wrote a feature last month for the Sun about guns in Marin. For my “news peg” (the catchy, timely hook we journalists like to pin our stories on) I used the saga of Marin mom Tina Marie Humphrey, who faced down a gunman in Greenbrae’s Bon Air Shopping Center and escaped by using compassion and wits rather than bullets. This week, the man who allegedly accosted Humphrey, 30-year-old Jeffrey Boyce, was found dead in his cell at the Marin County Jail. The cause of death wasn’t immediately released, but multiple reports have termed it a likely suicide. The case has been turned over to the San Rafael Police Department and the Sonoma County coroner for further investigation, according to the sheriff ’s office. Boyce was wanted for the murder of an Oregon woman and the carjacking of a man in Rohnert Park before he made his way to Greenbrae. He was undergoing psychiatric evaluation in jail, according to officials, and had a history of mental Jeffrey Boyce was in dire need of mental health services; what he wound up with, though, was a gun. illness. I confess when I first read about Boyce’s death, I had a pang. Not of guilt, exactly, confronted her) and wielding a gun. This, but a sense that, in my even as America was haste to use his run-in in the midst of another with Humphrey in my The cause of death wasn’t round of gun-control gun feature, I’d failed immediately released, but soul-searching that to fully consider his included calls for imstory. Here was a man, multiple reports have termed proved mental health clearly unstable (Hum- it a likely suicide. services. phrey, when I spoke to And not always her, said she could tell from the corners you’d he was unbalanced from the moment he expect. “We have a mental health system in this country that has completely and totally collapsed,” NRA Executive Vice President Wayne LaPierre told NBC in December, in the wake of the Newtown massacre, adding that there are “monsters walking the streets.” This sudden concern by the far right for a mental health system they helped dismantle may seem disingenuous at best, but the mere fact that it’s part of the conversation is significant. Would more services and a better database have prevented Jeffrey Boyce from acquiring a gun and using it? It’s impossible to say for sure, especially since the facts are still emerging. But it’s already obvious that he—a nd the lives he impacted—was more than a mere news peg. He was a person. Possibly a murderer, but maybe also a victim. And, like the rest of this muddled, divisive, confounding issue, his case is anything but simple. <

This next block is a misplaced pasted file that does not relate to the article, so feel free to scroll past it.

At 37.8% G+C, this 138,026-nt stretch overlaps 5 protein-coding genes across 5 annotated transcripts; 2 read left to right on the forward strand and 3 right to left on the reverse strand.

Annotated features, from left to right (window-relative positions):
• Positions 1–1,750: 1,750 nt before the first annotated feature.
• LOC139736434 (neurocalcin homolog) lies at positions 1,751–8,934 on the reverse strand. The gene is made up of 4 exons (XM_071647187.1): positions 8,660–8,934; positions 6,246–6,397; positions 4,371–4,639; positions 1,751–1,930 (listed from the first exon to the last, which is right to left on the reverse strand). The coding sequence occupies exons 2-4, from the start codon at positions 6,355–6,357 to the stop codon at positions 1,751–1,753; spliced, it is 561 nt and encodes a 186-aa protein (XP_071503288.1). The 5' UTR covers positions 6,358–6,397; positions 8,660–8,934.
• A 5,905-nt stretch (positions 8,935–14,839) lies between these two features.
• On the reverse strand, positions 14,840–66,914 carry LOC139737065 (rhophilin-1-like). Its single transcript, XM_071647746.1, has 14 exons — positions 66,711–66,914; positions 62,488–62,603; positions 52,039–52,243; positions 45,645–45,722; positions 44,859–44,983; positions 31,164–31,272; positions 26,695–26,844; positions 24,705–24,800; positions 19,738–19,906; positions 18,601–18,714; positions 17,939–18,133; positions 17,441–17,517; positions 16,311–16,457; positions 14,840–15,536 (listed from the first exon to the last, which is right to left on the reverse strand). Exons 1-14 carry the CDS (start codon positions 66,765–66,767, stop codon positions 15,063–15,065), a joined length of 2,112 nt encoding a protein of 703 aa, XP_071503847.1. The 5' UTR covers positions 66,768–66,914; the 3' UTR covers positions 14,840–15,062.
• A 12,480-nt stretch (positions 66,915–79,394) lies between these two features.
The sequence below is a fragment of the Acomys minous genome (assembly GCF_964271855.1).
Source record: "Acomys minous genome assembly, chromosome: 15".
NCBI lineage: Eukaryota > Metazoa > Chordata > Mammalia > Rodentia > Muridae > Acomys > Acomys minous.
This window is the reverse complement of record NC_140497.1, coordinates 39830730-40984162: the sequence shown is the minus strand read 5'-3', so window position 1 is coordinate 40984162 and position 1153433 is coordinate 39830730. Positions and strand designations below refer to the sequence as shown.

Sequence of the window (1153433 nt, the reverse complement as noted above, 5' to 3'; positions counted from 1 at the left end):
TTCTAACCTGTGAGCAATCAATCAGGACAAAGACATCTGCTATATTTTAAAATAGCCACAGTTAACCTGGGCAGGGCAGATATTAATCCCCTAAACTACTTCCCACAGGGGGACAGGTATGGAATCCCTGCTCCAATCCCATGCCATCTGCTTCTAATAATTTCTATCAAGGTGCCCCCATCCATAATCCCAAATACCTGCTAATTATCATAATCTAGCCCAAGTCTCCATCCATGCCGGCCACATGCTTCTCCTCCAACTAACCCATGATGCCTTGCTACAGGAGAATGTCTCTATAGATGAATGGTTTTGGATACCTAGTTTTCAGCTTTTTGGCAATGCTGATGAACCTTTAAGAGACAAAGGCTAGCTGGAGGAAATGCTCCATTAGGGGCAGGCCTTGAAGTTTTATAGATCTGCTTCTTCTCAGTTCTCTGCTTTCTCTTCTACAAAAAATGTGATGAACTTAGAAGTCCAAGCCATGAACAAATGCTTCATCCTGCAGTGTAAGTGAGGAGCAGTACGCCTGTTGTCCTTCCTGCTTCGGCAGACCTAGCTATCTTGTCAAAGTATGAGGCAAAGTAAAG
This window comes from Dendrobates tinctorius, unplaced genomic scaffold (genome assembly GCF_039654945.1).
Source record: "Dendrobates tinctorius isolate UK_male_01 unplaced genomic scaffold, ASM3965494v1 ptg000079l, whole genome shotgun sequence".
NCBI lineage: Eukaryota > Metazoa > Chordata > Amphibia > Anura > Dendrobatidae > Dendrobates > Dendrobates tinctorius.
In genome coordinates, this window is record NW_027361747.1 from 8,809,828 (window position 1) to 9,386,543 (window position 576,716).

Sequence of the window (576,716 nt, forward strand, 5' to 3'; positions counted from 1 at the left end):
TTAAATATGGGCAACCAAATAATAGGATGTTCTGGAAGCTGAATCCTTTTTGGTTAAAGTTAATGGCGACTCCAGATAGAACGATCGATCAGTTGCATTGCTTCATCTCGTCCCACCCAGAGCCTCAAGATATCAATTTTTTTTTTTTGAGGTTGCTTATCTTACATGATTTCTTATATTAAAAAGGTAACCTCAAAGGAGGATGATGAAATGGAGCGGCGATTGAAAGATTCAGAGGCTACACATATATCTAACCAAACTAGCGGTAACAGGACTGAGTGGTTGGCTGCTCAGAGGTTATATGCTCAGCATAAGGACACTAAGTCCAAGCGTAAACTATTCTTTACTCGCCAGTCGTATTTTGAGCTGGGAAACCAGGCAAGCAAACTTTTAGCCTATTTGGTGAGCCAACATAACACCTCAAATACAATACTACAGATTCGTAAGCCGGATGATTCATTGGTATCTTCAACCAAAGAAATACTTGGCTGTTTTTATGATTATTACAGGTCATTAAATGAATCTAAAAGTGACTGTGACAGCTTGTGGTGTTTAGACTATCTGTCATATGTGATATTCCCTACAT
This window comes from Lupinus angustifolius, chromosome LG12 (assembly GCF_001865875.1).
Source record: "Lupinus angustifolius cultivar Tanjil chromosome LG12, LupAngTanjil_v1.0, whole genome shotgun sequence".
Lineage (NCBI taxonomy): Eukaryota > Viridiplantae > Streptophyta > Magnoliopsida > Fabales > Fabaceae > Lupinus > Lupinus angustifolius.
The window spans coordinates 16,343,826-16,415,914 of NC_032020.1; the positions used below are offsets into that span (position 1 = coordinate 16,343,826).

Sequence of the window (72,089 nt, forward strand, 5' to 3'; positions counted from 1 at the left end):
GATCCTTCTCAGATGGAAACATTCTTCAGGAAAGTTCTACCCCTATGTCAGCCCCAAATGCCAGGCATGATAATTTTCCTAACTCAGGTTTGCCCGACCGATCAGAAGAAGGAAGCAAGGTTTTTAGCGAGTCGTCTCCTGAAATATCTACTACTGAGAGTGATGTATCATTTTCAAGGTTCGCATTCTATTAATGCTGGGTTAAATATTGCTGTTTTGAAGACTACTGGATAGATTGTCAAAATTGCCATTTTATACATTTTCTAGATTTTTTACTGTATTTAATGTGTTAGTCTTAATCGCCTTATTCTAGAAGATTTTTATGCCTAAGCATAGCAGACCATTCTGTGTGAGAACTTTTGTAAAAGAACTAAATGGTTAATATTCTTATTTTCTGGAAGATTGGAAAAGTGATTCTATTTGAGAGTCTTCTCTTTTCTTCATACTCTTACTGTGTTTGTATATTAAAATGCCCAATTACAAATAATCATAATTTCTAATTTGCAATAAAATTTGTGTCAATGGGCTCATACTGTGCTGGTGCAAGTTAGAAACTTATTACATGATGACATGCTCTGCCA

1a. What two counties in the northern and eastern part of the greater Bay Area, have 6 letter names that are almost anagrams of each other? 1b. What two communities south and west of Novato have 7 letter names that are almost anagrams of each other? 2. In what board game do players race their marbles around a six-pointed star? 3. The body and head of what animal, native to warmer climates of the Americas, is encased in bony-plated armor? 4. What digestive competition (observed by thousands in person and millions on television) is held each year on July 4 in Coney Island, Brooklyn, New York? 5. Shakespeare’s Romeo and Juliet were members of what families? 6. Pictured, right: Identify these unusual 6a sports: 6a. Popular drinking game 6b. It’s the street version of a popular ice sport 6c. Indian sport, combining basketball and handball, played on inline skates. This sport’s first World Cup was contested in 2011. 6b 7. Does the nucleus of an atom have a positive, negative, or neutral charge? 8. Name the most common religion in each of these countries. 8a. Malaysia 8b. Japan 8c. Brazil 9. What suburb of Chicago is named after one of ancient Rome’s greatest ora6c tors? 10. What U.S. states’ 2-letter postal abbreviations resemble each of the following: example: Father (PA = Pennsylvania) 10a. A medical degree 10b. A common greeting 10c. A compass direction


Loaded questions

by Howard Rachelson

Got a Hero or a Zero? Please send submissions to e-mail Toss roses, hurl stones with more Heroes and Zeros at ›› JULY 5 - JULY 11, 2013 PACIFIC SUN 9